As a federation, everyday we have the opportunity to walk the talk.
I’d like to start by thanking you. It’s been a long and stressful 14 months of central bargaining for members.
As President Hammond says in his column, we have been through a very difficult round of bargaining over the past 14 months.
ETFO has proven itself over and over again this year. Let’s start with our finances.
On Friday, September 11, after just seven days of bargaining, the Ontario Public School Boards Association and government negotiators told the mediator facilitating our discussions they “were done” and wouldn’t negotiate further with ETFO. In effect, they walked away from the table.
Ontario Regulation 274/12 (also called “Regulation 274”) was filed by the provincial government on September 11, 2012 under the Education Act. Regulation 274 establishes consistent and transparent steps all publicly funded school boards in Ontario are required to follow when hiring for long-term occasional (LTO) and new permanent teaching positions.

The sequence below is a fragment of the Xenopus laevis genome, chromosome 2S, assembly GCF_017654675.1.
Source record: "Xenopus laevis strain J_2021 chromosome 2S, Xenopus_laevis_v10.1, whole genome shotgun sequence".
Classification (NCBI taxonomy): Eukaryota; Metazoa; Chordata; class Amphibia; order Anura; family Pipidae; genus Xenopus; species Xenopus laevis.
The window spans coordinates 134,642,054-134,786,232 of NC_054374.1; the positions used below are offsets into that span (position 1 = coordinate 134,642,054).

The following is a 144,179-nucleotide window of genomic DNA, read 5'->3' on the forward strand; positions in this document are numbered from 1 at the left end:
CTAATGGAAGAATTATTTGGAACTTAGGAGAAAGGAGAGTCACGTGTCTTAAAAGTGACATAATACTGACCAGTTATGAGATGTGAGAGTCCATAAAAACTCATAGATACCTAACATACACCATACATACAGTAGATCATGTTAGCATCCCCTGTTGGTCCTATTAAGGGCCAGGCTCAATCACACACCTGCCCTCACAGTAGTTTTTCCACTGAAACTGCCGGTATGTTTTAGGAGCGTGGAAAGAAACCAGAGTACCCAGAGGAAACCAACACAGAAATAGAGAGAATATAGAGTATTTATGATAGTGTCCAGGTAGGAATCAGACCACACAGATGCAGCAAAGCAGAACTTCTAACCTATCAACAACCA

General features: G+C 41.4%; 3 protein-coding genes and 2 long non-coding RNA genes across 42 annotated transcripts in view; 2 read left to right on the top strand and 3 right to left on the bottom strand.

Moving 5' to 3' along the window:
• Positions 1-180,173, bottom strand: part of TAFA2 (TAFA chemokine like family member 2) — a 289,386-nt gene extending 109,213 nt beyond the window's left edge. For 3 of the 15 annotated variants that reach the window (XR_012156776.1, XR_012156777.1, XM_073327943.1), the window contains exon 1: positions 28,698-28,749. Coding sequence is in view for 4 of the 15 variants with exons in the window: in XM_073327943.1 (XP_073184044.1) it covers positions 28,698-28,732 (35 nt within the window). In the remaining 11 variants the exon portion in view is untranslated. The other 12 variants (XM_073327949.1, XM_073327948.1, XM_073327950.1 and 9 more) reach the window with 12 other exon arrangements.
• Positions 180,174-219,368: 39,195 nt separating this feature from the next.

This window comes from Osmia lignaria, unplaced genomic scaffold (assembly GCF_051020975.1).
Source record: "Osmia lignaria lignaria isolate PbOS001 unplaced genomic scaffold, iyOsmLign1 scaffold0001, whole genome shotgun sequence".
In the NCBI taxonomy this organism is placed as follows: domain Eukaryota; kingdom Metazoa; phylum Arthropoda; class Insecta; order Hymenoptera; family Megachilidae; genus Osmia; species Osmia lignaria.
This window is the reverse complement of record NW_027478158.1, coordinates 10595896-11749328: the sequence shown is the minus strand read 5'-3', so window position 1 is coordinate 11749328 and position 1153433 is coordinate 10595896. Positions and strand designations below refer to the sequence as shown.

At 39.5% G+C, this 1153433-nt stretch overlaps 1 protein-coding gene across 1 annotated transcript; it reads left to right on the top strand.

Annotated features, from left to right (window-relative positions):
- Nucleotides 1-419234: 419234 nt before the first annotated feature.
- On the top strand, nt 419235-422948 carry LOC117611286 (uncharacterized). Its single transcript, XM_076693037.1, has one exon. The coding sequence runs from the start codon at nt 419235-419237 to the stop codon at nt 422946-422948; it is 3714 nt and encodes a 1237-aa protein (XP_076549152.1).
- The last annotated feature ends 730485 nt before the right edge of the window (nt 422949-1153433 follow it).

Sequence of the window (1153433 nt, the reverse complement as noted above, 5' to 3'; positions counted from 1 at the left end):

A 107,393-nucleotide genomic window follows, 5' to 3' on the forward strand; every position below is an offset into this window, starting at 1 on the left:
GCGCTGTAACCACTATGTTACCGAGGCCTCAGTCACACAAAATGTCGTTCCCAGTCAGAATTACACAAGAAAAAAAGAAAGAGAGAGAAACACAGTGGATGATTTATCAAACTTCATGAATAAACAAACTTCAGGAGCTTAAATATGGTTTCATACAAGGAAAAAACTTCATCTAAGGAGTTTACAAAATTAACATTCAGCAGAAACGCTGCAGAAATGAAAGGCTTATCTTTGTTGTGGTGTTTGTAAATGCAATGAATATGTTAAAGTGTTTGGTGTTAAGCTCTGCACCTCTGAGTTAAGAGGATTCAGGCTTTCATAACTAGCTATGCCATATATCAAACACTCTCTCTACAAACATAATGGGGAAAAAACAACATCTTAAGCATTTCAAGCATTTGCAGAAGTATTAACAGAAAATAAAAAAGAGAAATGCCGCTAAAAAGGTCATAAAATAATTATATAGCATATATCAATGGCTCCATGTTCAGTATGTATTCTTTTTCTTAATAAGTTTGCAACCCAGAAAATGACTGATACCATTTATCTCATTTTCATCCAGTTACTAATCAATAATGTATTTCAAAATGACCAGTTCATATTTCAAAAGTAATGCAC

As I write this column, central bargaining for teachers and occasional teachers has ceased and ETFO members have begun “Phase 1” of a province-wide, work-to-rule strike action that started on May 11.
ETFO is a union that takes action even in the quietest of times. But these are not quiet times, and ETFO’s activism is at the heart of an organization that cares about the future of public education and the social justice and equity issues that affect women, children, families and communities in Ontario and beyond.
Technology has as many uses for learning as ketchup does on food. Heinz would tell you it's endless. I'll tell you the same (excluding the ketchup analogy). Boosting engagement, eliciting smiles, commanding attention and increasing efficiency through technology at the points of instruction and learning are effective. But why not use technology creatively at the point of assessing?